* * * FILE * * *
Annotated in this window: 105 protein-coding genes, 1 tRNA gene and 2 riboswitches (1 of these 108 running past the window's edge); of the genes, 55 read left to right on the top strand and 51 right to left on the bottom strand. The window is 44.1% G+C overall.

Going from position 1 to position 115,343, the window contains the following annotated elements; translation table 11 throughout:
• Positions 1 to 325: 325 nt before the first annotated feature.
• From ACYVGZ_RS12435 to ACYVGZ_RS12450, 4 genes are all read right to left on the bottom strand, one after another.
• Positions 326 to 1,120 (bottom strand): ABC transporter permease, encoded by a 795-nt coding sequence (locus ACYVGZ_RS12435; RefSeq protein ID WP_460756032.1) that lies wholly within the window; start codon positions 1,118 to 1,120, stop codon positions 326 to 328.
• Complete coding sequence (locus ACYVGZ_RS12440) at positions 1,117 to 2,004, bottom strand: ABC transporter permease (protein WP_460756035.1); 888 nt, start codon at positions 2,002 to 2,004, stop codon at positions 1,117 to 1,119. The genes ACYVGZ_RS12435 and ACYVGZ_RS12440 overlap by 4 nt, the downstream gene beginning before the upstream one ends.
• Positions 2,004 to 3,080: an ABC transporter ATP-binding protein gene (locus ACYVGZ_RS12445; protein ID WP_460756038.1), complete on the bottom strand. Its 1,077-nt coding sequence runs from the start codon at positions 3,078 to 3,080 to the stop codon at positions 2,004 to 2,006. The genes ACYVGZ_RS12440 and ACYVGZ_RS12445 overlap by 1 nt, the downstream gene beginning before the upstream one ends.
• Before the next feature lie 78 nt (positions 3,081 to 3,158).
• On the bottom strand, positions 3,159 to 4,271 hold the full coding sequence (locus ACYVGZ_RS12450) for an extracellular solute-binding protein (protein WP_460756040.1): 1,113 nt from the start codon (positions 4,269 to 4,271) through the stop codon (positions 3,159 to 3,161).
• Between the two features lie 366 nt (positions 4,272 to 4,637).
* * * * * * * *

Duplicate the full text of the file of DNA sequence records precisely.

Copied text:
Annotated in this window: 105 protein-coding genes, 1 tRNA gene and 2 riboswitches (1 of these 108 running past the window's edge); of the genes, 55 read left to right on the top strand and 51 right to left on the bottom strand. The window is 44.1% G+C overall.

Going from position 1 to position 115,343, the window contains the following annotated elements; translation table 11 throughout:
• Positions 1 to 325: 325 nt before the first annotated feature.
• From ACYVGZ_RS12435 to ACYVGZ_RS12450, 4 genes are all read right to left on the bottom strand, one after another.
• Positions 326 to 1,120 (bottom strand): ABC transporter permease, encoded by a 795-nt coding sequence (locus ACYVGZ_RS12435; RefSeq protein ID WP_460756032.1) that lies wholly within the window; start codon positions 1,118 to 1,120, stop codon positions 326 to 328.
• Complete coding sequence (locus ACYVGZ_RS12440) at positions 1,117 to 2,004, bottom strand: ABC transporter permease (protein WP_460756035.1); 888 nt, start codon at positions 2,002 to 2,004, stop codon at positions 1,117 to 1,119. The genes ACYVGZ_RS12435 and ACYVGZ_RS12440 overlap by 4 nt, the downstream gene beginning before the upstream one ends.
• Positions 2,004 to 3,080: an ABC transporter ATP-binding protein gene (locus ACYVGZ_RS12445; protein ID WP_460756038.1), complete on the bottom strand. Its 1,077-nt coding sequence runs from the start codon at positions 3,078 to 3,080 to the stop codon at positions 2,004 to 2,006. The genes ACYVGZ_RS12440 and ACYVGZ_RS12445 overlap by 1 nt, the downstream gene beginning before the upstream one ends.
• Before the next feature lie 78 nt (positions 3,081 to 3,158).
• On the bottom strand, positions 3,159 to 4,271 hold the full coding sequence (locus ACYVGZ_RS12450) for an extracellular solute-binding protein (protein WP_460756040.1): 1,113 nt from the start codon (positions 4,269 to 4,271) through the stop codon (positions 3,159 to 3,161).
• Between the two features lie 366 nt (positions 4,272 to 4,637).